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No Saudi sponsorship for women’s World Cup


FIFA World Cup tournament ball

World Cup ball in Auckland
Photo: Supplied: FIFA

FIFA has dropped plans for Saudi Arabia to sponsor the 2023 Women’s World Cup, says FIFA president Gianni Infantino.

It follows a backlash from co-hosts Australia and New Zealand, players and sponsors about the proposed deal.

Infantino said talks had taken place with Visit Saudi, the gulf country’s tourism arm, about sponsoring the tournament.

“At the end this discussion didn’t lead into a contract,” he said, calling the affair “a storm in a teacup.”

The Swiss official, who has been re-elected unopposed as FIFA president, also said FIFA was aiming to have equal prize money for the men’s and women’s World Cup by 2027.

Infantino said he would not have seen an issue with Saudi Arabia sponsoring a World Cup in Australia and New Zealand as “FIFA is an organisation of 211 countries, for us they are all the same,” and given that there was US$1.5 billion (NZ$2.4bn) worth of trade between Australia and Saudi Arabia every year.

“This doesn’t seem to be a problem,” he said. “But between a global organisation like FIFA and Visit Saudi this would have been an issue. There is a double standard here, which I really don’t understand.

“There is no issue and no contract. There are discussions and of course we want to see how we can involve Saudi sponsors in women’s football generally, how we can involve Saudi sponsors in men football, or we can involve Qatari sponsors in women’s football and men’s football, and all other sponsors from all over the world.”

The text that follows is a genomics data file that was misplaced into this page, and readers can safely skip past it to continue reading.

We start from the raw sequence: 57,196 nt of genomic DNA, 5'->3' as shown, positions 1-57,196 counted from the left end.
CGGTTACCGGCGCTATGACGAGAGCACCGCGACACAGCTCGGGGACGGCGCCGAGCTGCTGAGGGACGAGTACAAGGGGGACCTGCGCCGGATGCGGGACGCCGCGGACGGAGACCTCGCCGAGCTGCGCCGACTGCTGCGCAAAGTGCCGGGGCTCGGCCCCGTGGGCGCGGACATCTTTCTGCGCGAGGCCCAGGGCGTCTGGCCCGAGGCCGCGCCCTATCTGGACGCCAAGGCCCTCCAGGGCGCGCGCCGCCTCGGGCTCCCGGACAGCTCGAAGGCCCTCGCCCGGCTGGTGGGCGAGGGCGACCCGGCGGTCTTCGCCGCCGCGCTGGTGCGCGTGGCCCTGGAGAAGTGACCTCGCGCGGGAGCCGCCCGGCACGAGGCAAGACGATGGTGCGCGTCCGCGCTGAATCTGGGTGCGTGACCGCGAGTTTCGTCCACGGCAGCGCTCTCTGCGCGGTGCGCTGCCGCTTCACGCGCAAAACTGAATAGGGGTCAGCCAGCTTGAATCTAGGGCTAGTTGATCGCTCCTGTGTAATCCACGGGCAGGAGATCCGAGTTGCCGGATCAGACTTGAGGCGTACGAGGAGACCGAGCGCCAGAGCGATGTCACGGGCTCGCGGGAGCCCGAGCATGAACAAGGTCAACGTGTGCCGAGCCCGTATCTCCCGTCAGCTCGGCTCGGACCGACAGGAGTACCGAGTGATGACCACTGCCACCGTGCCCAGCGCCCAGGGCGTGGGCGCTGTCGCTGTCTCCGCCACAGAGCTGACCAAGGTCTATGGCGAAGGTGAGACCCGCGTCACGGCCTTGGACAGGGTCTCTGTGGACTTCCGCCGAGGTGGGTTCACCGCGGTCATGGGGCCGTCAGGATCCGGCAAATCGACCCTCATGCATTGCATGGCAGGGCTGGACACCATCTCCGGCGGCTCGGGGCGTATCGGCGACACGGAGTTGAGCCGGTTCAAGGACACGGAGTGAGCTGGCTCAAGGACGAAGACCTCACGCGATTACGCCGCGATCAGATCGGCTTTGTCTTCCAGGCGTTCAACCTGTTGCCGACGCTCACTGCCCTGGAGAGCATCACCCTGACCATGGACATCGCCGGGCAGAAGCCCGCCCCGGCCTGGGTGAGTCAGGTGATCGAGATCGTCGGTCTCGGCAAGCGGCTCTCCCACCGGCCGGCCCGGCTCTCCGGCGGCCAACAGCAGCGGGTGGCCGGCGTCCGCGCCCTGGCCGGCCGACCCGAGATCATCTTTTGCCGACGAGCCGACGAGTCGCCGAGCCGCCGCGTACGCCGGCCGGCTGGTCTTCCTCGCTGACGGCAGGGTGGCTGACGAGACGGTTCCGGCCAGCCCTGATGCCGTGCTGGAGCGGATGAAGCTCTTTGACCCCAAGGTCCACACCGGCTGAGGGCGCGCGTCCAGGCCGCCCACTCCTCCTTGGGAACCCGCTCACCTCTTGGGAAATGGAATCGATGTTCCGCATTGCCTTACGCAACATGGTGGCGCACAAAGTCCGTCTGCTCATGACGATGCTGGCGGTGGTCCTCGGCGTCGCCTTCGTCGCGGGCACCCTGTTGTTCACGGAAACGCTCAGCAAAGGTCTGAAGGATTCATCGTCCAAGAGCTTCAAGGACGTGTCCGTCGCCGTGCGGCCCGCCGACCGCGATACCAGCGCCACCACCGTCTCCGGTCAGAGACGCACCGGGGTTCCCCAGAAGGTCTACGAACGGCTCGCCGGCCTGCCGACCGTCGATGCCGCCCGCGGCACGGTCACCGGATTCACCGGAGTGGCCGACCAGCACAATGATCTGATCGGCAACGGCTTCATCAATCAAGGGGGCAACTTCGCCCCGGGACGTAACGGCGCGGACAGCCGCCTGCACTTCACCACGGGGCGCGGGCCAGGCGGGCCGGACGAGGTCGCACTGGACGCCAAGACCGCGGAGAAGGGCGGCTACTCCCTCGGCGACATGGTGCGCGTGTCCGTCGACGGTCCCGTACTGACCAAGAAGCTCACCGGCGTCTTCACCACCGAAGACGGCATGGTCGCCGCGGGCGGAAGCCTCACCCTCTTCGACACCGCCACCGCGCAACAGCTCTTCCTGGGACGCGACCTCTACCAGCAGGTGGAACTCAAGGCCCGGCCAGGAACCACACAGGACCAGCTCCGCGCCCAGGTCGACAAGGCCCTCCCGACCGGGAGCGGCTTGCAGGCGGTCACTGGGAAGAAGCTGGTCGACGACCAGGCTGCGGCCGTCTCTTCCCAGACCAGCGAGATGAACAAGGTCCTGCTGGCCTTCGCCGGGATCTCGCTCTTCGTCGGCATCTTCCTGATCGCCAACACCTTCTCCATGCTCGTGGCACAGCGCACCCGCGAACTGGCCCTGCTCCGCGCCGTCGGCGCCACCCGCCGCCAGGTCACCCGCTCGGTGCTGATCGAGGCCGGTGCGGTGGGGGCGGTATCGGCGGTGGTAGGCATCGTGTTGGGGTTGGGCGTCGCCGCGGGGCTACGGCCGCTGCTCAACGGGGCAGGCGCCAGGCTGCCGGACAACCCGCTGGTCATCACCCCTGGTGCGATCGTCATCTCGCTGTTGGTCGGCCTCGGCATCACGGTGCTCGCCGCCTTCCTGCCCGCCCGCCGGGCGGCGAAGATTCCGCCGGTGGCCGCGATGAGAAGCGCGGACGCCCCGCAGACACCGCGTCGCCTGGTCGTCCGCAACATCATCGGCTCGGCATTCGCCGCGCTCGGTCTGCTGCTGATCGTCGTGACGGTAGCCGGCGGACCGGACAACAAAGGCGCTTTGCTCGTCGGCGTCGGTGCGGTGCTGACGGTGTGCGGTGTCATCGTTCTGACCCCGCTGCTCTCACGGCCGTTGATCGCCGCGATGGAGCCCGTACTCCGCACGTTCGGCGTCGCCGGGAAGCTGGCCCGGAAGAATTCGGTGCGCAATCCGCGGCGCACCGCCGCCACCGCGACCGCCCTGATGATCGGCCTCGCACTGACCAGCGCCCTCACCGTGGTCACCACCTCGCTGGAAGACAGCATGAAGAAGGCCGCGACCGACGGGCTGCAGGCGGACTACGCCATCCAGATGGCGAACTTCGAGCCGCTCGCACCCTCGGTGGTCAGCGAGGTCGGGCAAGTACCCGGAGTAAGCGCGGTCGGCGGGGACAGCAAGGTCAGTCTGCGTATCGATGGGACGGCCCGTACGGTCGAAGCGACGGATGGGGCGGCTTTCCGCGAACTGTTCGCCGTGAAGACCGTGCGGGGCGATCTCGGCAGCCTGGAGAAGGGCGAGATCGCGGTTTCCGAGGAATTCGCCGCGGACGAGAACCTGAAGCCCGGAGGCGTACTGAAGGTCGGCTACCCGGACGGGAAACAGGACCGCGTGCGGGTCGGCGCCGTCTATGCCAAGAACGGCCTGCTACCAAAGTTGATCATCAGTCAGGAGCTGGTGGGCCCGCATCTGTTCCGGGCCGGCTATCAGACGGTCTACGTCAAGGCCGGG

Football Australia chief executive James Johnson said: “We welcome clarification from FIFA regarding Visit Saudi.

“Equality, diversity and inclusion are really deep commitments for Football Australia and we’ll continue to work hard with Fifa to ensure the Women’s World Cup is shaped in this light, and it is a historic event for our nation, showcasing the world’s greatest female players and advancing the game globally.”

The question of prize money was brought up by Infantino as part of a three-step plan for the women’s game.

Women’s World Cup prize money is rising to $243 million for this year’s tournament, from $50m in 2019. However, at the men’s World Cup last year in Qatar the prize money on offer totalled $717m.

The money for the 2027 Women’s World Cup would match the 2026 men’s tournament in Canada, United States and Mexico, Infantino said.

Along with prize money in the three-step plan announced by Infantino, another will be equal conditions and services, such as accommodation and flights, for all men and women playing at World Cups.

Step three is to have pay parity by the next men’s and women’s World Cup in 2026 and 2027, which Infantino said would be the “most complicated”, as he also criticised broadcasters and sponsors for offering much less financially for the women’s tournament compared to the men’s.

World players’ union Fifpro welcomed Infantino’s comments on equal pay, saying: “The progress announced today demonstrates the intent of the players and FIFA to work proactively towards greater equity and equality for the industry.”

The 2023 Women’s World Cup, which will be the first to feature 32 teams, runs from 20 July to 20 August.


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